I'm occasionally asked why rape is under-reported. Not asked very often, because most of us know without ever having to be explicitly told. Most of us recognize that rape victims, far more so than victims of any other crime, are made to bear a disproportionately large responsibility for their victimization.

A recent article illustrates this: http://www.cnn.com/2010/CRIME/12/28/bahamas.baseball.rape/index.html?iref=obinsite. Actually, it's not the article, it's the comments. A college baseball player is accused of rape. The article is pretty bare-bones. But the comments on the article tend toward the vitriolic side, against women who report rape. See, there's a vocal segment who feel that rape is an entitlement. Not that they'd actually phrase it that way, because rape is a crime. But what counts as rape?

Or how about this article (http://detnews.com/article/20101110/METRO/11100371/Alleged-rape-victim--14--taunted--kills-self), where a high school freshman accused a popular senior of raping her. After the allegations because public and her identity revealed, other students in her school were polarized and she was subjected to verbal attacks. Apparently the possibility that the rest of the alleged perpetrator's life could be ruined (by his own actions no less) evoked more sympathy than anger at the possibility that he was a rapist. She killed herself. The county prosecutor initially decided to drop the sexual assault case because the one witness was gone, but since then another victim has come forward (http://www.myfoxdetroit.com/dpp/news/local/joe-tarnopolski-facing-new-allegations-20101111-wpms).

Or this article in the New York Times (http://www.nytimes.com/2010/12/29/world/europe/29iht-letter29.html?_r=3&ref=julianpassange&pagewanted=all), where the author asked some of her friends (women in their 30s) if they thought the charges against WikiLeaks principal Julian Assange were rape. The responses were resoundingly no. One woman said that these charges "cheapen rape." Really? How?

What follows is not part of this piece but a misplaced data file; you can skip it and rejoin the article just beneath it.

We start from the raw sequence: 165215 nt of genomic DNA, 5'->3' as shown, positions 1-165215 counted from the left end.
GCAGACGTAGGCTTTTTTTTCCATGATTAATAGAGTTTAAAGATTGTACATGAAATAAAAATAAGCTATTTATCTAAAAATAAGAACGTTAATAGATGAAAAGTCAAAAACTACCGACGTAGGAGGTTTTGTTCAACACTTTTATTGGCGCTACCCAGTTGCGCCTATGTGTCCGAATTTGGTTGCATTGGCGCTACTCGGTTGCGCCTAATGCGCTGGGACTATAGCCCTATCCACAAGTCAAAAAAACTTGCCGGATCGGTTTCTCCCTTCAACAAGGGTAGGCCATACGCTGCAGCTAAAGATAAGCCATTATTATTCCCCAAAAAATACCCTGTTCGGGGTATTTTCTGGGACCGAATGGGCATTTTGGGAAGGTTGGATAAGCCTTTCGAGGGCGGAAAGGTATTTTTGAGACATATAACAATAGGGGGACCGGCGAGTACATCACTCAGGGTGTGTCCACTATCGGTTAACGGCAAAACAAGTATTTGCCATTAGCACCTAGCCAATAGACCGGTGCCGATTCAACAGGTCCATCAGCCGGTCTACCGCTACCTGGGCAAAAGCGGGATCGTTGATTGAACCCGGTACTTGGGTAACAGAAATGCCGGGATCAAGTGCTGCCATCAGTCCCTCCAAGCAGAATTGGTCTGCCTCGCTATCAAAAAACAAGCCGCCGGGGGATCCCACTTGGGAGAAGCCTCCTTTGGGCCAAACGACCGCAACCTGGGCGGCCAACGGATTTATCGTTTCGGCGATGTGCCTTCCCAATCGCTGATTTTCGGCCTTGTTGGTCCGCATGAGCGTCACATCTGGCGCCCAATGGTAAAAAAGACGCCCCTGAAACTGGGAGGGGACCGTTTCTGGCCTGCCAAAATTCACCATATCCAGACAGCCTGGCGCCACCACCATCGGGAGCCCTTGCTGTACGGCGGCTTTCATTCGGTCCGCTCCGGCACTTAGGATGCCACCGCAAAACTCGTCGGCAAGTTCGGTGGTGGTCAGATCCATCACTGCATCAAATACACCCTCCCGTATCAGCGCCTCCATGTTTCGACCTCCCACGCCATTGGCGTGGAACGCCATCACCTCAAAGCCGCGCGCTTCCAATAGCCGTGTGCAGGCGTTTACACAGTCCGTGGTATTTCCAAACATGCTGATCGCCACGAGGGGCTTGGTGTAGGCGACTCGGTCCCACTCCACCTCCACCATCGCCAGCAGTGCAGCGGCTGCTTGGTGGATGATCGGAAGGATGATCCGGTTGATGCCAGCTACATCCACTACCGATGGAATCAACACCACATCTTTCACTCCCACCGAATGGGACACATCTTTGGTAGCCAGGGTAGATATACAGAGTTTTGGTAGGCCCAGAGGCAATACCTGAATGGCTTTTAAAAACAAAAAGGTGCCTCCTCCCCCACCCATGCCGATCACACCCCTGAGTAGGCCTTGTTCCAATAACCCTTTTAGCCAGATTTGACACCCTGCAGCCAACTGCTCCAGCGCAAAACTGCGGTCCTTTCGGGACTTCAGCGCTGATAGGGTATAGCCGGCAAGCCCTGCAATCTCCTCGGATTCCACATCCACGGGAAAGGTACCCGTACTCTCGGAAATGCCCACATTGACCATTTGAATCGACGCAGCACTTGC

FYI, at least in Washington state, and probably most if not all states in the USA, having sex with someone without consent IS legally rape. That includes the victim having too much alcohol or drugs in their system to give consent. How about when they're sleeping -- where's the consent there?

Or look at the reactions of many prominent personalities when Al Gore was implicated in sexual assault. Now I like polar bears and the polar ice caps as much as the next environmentalist, but to give their most celebrated proponent an a priori pass just because of who he is, well that's too much.

Almost half of all women and girls who are raped either tell only one other person or nobody at all.

Most rapists are someone the victim knows, often someone the victim (and their friends) like. And, judging by the way we treat victims, it can't be rape if that person is well-liked, right?

It's not only the general populance that has issues with sexual assault victims. This recent article took a comprehensive look at how reported sexual assaults were handled by law enforcement, and found that the actual rate of false report of rape is much lower than that assumed by many people, particularly by law enforcement. This article notes that
[O]ne of the most important challenges for successfully investigating and prosecuting cases of non-stranger sexual assault is the idea that many—or even most—reports are false. As long as this belief is accepted by law enforcement professionals, prosecutors, jurors, and others, our efforts to improve the criminal justice response to sexual assault will have only limited impact. Only those cases that look like our societal stereotype of “real rape” will be successfully investigated and prosecuted.
I teach an annual weekend workshop for rape victims. Each year I ask of those who did report their rapes, by a show of hands, how many have had positive experiences with law enforcement during the reporting process. A few raise their hands. And then I ask how many have had negative experiences. And all of those who said they reported their rapes report negative experiences with police or prosecutors. The predominant issue is that the victims felt that they were being accused by law enforcement personnel of being to blame.

The #1 reason why rape is under-reported, not a big surprise, is the prevailing cultural undercurrent of blaming the victim.